I applied for a US visa and got it. During the application, I reserved some room in a hotel just to get a phone number and an address that I could use to fill the DS-160 form. After getting the visa I could find cheaper accommodation options in Airbnb and booked it after canceling my hotel room. Would that be a problem if the immigration officer asks where I will stay while entering the US?

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    I really doubt that this matters at all. As long as the address you give when you talk to him is correct, and there was no significant visa-related reason for the previous address (like someone living there agreed on paying your expenses), they wouldn't care which hotel you choose. I am not an immigration officer though, therefore this is not an 'answer', it just comes from a lot of experience.
    – Aganju
    Commented Apr 29, 2016 at 16:22
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    The only situation where I can think this is likely to be a problem is if the change dramatically alters the purpose of your trip from when you applied for the visa. If your single entry visa was issued on the basis of a trip to attend a medical conference in New York and you now want to stay at a cabin in the woods in California, that could lead to some issues. But a different hotel in the same city should be just fine. Commented Apr 30, 2016 at 1:12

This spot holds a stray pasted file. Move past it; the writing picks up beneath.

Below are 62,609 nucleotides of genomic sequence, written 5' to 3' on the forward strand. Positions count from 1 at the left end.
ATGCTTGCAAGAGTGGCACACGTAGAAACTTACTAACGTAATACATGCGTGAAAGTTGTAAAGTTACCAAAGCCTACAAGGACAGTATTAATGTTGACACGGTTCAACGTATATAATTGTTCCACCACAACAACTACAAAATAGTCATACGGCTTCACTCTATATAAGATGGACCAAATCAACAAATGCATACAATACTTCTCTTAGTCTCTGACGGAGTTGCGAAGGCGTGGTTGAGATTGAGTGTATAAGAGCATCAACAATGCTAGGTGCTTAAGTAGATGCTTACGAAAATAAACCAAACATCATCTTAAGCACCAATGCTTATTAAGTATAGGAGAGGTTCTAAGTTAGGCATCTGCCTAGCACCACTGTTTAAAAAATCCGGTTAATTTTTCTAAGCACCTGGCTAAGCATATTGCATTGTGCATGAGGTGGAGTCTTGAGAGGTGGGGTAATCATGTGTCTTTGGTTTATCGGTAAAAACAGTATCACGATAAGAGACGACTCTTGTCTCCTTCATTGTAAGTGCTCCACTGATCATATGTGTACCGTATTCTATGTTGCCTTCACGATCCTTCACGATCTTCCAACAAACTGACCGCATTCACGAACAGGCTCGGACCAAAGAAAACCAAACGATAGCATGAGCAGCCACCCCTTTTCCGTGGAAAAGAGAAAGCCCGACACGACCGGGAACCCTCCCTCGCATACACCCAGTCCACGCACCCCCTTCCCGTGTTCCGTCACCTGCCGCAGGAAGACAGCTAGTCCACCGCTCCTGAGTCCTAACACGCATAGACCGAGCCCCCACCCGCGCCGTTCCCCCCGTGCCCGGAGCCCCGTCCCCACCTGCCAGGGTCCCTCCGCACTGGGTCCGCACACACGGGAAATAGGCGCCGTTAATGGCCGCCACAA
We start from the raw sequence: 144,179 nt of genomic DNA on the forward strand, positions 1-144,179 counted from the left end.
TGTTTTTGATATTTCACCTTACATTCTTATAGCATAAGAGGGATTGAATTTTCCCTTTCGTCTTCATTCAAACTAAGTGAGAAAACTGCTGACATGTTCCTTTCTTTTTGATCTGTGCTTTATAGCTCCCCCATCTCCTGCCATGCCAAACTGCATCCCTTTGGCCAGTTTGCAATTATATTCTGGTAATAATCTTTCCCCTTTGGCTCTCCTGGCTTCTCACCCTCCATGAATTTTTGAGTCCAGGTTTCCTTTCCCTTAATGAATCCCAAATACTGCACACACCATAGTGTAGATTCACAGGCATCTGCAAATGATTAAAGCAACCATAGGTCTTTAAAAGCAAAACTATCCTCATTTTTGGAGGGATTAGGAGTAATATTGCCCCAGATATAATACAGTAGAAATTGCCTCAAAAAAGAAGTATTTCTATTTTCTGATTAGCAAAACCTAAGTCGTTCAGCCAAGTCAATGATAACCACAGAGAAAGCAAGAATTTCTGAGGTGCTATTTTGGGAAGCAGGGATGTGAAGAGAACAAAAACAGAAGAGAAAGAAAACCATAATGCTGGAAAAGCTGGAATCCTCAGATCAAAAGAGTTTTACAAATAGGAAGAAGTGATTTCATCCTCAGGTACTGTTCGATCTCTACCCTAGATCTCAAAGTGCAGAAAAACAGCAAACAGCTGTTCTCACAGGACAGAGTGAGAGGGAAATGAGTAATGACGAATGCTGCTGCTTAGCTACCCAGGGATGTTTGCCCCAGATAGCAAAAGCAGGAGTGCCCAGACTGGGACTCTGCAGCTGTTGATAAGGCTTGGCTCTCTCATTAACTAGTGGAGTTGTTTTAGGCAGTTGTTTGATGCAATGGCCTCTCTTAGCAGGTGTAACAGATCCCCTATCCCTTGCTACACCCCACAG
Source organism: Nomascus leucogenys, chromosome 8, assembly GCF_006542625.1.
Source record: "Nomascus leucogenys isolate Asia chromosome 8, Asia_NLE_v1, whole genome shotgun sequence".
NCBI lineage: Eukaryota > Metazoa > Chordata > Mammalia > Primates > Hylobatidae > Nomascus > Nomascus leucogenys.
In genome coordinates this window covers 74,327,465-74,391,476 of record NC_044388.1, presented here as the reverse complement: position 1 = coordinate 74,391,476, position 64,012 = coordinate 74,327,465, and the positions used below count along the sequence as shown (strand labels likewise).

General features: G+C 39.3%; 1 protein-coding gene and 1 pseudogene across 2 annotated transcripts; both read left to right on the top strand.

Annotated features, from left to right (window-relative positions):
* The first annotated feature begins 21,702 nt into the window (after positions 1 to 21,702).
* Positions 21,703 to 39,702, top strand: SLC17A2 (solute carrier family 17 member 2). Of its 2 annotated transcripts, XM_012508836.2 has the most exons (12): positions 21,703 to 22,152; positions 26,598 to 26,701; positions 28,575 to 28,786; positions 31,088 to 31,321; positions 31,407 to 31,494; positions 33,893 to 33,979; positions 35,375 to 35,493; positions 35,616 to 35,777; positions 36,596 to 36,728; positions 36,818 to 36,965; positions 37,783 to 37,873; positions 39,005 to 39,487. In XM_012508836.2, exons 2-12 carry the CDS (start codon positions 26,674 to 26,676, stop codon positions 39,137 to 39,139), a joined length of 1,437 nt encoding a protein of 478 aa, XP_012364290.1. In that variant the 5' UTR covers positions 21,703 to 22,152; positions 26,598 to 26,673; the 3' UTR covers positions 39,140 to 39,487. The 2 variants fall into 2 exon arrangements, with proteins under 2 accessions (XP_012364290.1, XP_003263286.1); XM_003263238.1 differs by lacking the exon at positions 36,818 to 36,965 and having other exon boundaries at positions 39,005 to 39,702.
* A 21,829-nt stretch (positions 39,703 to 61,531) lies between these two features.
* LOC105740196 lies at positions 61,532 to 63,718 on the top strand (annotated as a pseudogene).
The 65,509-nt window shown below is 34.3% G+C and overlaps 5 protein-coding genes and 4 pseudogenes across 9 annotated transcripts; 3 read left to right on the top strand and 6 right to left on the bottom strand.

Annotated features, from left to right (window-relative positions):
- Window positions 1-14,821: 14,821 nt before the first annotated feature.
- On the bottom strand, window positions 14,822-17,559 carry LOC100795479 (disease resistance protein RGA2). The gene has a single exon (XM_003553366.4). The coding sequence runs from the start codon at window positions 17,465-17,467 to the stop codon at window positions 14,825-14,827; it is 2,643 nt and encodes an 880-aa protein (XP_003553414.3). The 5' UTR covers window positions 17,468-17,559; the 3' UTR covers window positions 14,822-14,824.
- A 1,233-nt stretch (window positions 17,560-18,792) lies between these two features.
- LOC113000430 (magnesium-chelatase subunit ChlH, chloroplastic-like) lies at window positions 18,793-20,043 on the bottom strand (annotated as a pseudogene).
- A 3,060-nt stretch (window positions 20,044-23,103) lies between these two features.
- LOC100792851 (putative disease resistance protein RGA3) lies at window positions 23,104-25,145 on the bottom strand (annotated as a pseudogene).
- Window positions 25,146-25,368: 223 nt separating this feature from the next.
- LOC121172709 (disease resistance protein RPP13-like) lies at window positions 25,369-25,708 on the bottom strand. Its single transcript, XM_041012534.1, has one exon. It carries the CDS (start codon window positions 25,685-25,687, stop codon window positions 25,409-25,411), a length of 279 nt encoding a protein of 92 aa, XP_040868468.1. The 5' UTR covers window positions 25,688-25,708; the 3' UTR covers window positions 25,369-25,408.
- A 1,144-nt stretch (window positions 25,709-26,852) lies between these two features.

2 Answers 2


Changing your hotel accommodations is no problem.

You only need to write the street address of your new accommodations on your landing card, which you will fill out on the plane and give to US immigration and customs officers. Make sure that you have the correct street address before you depart. (You'll also need it to give to your taxi driver.)


The CBP doesn't have immediate access to what you wrote in the DS-160, because it's not relevant. A visa was issued, and all you need to do is fill out the blue form correctly (putting the new address on it) and answer the officer's questions truthfully.

Like Michael Hampton wrote, as long as your planned activities remain consistent with your visa, you'll be fine if otherwise deemed admissible by the officer you get.

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